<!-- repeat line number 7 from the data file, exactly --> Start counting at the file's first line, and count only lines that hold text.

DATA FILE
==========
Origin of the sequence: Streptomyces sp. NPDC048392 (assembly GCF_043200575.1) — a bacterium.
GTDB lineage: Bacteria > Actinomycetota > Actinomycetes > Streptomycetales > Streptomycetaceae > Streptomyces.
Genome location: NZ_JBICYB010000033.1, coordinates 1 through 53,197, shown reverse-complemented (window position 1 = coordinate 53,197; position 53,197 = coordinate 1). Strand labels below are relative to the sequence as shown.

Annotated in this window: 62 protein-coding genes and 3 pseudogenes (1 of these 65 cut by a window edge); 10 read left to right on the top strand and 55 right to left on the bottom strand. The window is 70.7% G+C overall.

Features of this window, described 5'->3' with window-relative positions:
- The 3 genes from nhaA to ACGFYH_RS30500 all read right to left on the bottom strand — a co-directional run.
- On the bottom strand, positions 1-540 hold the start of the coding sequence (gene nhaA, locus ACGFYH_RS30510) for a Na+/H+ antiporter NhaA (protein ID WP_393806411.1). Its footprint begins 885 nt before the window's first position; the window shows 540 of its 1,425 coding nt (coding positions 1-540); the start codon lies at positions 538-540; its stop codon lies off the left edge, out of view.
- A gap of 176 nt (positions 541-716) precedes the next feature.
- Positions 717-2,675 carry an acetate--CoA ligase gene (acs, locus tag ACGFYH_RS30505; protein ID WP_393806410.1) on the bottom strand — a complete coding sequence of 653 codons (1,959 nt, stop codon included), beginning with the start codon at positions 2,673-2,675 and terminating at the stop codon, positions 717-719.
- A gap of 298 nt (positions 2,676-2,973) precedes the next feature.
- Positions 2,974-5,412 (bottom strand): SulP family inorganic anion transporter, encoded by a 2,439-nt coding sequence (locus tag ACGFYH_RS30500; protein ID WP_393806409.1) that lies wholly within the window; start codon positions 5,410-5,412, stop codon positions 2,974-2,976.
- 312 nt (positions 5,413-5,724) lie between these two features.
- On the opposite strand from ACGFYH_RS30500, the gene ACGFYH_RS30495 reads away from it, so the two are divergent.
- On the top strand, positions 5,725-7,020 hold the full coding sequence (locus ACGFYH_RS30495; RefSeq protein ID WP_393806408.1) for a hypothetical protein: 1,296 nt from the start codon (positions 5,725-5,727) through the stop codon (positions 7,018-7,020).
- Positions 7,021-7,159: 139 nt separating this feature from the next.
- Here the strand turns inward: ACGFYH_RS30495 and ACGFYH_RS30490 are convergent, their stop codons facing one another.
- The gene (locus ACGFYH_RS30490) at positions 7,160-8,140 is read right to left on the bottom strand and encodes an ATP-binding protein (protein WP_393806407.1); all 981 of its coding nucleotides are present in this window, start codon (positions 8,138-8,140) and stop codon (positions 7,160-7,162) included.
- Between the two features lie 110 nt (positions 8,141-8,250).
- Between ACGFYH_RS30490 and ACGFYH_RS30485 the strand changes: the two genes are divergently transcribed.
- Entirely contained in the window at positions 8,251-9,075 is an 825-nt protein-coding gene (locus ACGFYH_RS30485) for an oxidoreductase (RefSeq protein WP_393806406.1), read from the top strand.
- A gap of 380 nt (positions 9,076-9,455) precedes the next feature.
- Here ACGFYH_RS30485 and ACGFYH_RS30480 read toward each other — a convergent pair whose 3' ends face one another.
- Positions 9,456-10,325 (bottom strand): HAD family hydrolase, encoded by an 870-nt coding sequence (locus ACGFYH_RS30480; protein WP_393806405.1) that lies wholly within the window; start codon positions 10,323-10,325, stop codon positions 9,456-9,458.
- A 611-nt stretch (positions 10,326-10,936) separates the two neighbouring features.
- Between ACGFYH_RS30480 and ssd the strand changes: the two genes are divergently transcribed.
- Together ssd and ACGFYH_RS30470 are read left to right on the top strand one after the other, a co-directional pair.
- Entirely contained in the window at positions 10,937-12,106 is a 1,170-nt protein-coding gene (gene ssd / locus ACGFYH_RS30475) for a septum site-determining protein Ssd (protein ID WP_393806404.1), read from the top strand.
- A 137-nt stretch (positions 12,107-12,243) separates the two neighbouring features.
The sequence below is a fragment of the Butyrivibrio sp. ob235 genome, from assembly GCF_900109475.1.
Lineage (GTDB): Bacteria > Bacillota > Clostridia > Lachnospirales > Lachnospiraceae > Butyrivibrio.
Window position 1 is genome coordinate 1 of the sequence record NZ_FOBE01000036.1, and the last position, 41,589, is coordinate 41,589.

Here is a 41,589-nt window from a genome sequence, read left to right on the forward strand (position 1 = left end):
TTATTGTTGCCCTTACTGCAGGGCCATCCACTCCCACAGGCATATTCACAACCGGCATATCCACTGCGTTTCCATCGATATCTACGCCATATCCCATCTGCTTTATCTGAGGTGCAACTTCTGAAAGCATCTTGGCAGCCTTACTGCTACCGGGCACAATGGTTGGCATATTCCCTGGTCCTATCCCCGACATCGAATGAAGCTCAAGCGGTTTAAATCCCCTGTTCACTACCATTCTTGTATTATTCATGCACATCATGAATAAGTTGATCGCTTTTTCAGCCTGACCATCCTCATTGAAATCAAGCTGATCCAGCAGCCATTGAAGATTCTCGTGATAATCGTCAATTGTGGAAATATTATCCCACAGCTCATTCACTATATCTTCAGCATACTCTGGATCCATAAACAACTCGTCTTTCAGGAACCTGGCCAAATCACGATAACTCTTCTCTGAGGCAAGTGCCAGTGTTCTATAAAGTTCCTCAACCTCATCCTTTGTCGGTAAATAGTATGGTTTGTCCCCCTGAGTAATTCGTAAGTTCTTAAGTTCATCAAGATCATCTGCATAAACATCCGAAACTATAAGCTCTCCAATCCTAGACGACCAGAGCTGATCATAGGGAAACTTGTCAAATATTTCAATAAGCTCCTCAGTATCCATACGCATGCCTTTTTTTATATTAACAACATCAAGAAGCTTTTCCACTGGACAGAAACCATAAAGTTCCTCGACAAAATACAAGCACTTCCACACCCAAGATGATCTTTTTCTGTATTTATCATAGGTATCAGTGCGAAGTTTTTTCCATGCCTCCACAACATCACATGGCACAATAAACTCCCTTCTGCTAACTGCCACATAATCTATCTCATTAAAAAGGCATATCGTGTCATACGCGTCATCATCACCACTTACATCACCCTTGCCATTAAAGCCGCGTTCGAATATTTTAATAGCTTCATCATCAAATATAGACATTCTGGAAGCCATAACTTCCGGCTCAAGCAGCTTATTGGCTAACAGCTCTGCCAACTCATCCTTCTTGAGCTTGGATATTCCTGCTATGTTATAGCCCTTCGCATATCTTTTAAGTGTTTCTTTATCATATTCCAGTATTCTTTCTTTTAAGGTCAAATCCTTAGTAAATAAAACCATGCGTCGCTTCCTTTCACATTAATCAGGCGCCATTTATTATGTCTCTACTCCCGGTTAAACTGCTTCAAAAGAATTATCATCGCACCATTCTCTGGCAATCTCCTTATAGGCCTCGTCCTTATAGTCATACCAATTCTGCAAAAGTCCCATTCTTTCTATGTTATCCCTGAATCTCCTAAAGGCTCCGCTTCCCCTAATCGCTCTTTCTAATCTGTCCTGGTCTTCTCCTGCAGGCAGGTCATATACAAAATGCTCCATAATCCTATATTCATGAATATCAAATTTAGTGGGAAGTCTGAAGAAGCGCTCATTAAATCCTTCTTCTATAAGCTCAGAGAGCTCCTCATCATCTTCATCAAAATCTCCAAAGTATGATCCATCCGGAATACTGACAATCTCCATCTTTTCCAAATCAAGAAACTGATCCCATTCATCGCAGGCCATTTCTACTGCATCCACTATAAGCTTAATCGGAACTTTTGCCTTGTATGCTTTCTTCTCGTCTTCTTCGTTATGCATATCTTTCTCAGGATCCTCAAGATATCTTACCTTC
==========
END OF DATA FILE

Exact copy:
- On the bottom strand, positions 1-540 hold the start of the coding sequence (gene nhaA, locus ACGFYH_RS30510) for a Na+/H+ antiporter NhaA (protein ID WP_393806411.1). Its footprint begins 885 nt before the window's first position; the window shows 540 of its 1,425 coding nt (coding positions 1-540); the start codon lies at positions 538-540; its stop codon lies off the left edge, out of view.